"A room without books is like a body without a soul." - Marcus Tullius Cicero

Friday, 1 June 2012

The Rats by James Herbert


What would the world be like if humans were no longer the superior species? What if rats were dominant, cleverly stalking and hunting mankind in packs, becoming larger, stronger and more ferocious each day? These questions set the premise for James Herbert’s The Rats. The concept sounded interesting to me, albeit a little far-fetched: a swarm of abnormally sized rats appear seemingly out of nowhere and start attacking and eating humans, and the plot follows the plans to stop them. The story itself is very thin and unexciting however, and I really don’t have a clue how the protagonist, a school teacher, gets roped into helping the government and top scientists to eradicate the swarm. Set in the area of London in which the author spent his childhood, The Rats is something of a commentary on the government's lack of interest in less privileged areas of society, as well as the consequences of not dealing with tragedy until it is too late.

The Rats is largely considered as a horror classic, and James Herbert has sometimes been dubbed ‘the British Stephen King’, so due to these two claims, I thought I had better check one of his books out; Herbert is certainly no Stephen King however. First of all, King is a better writer: a major issue I had with this novel was how poorly the sentences were put together. The problems consisted mostly of repetition of words in close succession, such as:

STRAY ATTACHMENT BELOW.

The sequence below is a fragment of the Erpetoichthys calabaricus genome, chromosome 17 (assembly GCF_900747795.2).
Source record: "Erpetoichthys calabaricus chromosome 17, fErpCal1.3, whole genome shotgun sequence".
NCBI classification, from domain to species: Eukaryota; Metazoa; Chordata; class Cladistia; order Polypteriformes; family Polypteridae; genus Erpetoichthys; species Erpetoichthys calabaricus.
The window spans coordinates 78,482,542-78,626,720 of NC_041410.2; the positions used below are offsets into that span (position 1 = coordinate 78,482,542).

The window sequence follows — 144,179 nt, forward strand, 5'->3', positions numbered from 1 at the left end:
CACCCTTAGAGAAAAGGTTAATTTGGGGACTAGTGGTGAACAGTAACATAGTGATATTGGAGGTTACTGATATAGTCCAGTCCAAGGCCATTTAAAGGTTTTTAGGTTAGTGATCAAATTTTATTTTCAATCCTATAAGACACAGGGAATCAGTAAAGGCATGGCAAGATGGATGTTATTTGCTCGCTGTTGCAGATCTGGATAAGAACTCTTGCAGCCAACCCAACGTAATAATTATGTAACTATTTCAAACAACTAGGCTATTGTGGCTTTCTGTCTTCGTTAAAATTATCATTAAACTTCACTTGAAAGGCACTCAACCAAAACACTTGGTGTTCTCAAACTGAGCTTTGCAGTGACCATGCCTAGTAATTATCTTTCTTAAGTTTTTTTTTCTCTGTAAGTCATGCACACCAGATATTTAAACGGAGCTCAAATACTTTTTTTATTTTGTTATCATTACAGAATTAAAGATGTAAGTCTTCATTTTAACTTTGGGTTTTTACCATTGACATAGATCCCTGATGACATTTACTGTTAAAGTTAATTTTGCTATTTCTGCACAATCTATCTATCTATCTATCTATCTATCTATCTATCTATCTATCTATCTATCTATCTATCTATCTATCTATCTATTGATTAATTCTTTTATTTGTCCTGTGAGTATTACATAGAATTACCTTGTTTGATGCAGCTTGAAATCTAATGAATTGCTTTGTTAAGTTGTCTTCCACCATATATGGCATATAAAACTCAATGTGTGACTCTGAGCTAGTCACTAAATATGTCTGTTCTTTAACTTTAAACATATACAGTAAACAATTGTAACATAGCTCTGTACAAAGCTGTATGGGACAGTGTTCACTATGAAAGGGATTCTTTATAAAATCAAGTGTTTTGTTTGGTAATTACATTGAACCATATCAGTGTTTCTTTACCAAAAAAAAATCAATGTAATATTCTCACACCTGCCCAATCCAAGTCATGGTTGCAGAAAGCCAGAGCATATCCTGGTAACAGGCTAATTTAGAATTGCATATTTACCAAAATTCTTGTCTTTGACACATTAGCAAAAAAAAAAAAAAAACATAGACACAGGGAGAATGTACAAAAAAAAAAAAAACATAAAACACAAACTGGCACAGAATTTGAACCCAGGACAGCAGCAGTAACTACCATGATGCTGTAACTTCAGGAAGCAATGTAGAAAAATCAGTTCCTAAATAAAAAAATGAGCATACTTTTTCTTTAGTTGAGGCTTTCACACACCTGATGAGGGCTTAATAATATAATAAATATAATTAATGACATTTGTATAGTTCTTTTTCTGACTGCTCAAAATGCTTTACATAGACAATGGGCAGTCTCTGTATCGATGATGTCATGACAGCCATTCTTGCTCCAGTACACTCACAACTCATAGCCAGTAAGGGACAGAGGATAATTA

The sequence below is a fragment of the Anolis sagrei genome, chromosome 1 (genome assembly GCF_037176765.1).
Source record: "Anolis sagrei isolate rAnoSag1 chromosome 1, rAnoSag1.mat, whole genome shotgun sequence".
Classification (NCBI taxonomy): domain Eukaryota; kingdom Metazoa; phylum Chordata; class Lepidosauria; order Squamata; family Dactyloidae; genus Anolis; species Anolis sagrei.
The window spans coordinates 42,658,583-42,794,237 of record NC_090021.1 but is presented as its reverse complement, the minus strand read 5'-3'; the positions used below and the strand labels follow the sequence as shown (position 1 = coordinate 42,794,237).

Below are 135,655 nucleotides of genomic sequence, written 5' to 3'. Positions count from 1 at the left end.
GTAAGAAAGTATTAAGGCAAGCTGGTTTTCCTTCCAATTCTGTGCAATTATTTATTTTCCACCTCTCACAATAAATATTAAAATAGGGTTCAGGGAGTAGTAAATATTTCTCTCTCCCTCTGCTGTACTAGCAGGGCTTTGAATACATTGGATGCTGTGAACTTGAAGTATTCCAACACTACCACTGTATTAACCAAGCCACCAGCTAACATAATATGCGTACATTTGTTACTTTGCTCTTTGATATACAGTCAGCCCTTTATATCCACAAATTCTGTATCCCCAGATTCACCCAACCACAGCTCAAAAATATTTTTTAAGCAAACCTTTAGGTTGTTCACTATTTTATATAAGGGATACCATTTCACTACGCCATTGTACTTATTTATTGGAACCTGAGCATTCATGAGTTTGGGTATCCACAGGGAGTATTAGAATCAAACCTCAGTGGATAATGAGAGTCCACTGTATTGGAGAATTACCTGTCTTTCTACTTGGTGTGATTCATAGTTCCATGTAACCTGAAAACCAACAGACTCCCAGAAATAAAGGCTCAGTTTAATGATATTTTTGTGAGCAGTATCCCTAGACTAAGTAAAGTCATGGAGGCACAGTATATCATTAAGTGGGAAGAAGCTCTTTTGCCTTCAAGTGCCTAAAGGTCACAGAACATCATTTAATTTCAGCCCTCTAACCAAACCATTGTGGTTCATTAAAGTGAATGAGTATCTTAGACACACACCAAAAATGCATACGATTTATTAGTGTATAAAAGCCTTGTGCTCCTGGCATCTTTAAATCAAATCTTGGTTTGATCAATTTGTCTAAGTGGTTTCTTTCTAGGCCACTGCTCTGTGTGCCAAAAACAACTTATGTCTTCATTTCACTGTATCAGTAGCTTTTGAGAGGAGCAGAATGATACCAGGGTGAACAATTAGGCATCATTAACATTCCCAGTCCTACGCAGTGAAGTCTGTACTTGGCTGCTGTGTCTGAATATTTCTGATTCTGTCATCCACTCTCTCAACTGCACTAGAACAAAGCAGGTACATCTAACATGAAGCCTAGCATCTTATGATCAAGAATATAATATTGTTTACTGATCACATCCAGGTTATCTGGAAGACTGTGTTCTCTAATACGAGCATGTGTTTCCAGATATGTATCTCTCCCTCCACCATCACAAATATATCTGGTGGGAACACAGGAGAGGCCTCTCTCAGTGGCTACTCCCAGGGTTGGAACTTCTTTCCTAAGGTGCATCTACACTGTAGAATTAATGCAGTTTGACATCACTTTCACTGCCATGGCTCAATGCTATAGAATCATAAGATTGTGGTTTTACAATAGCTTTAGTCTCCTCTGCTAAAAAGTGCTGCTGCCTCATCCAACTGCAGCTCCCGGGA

“Just then, he heard a scream from upstairs. He picked up the discarded poker and raced upstairs.”
I can’t stand the repetition of ‘upstairs’ here; I can think of a hundred ways to change these sentences so that it flows more smoothly, so why couldn’t Herbert have done so? There are numerous incidents such as this, but furthermore the writing feels very disjointed and clunky, with very short sentences where there could have been a conjunction to ease the flow of the writing. I suppose bad writing in published work is just a massive pet peeve of mine, so it may not bother you, but for me it made the book quite annoying to read.

As for the idea that The Rats’ is horror classic: I didn’t find it scary so much as funny. No, not because I’m a psycho and find people being eaten alive by rats to be particularly hilarious, it was because it was so awfully cheesy. It would make a great B-movie cheese fest, along the lines of films such as ‘Sleepwalkers’ - if you haven’t seen this please do, it’s about murderous cat people and is great fun. In fact there is a 1982 film adaptation of the novel entitled ‘Deadly Eyes’, but I haven’t seen it yet. I thought the concept of the story itself was a little silly and farcical to begin with, but this is exacerbated by scenarios in the book such as someone dying on the floor of a cinema whilst being eaten alive by the gargantuan rodents:
“Raising one arm from his eyes, he stared up uncomprehendingly at the huge coloured screen above him. His eyes read the words, and his voice spoke them faintly, but his brain did not understand. He whispered ‘The End’.”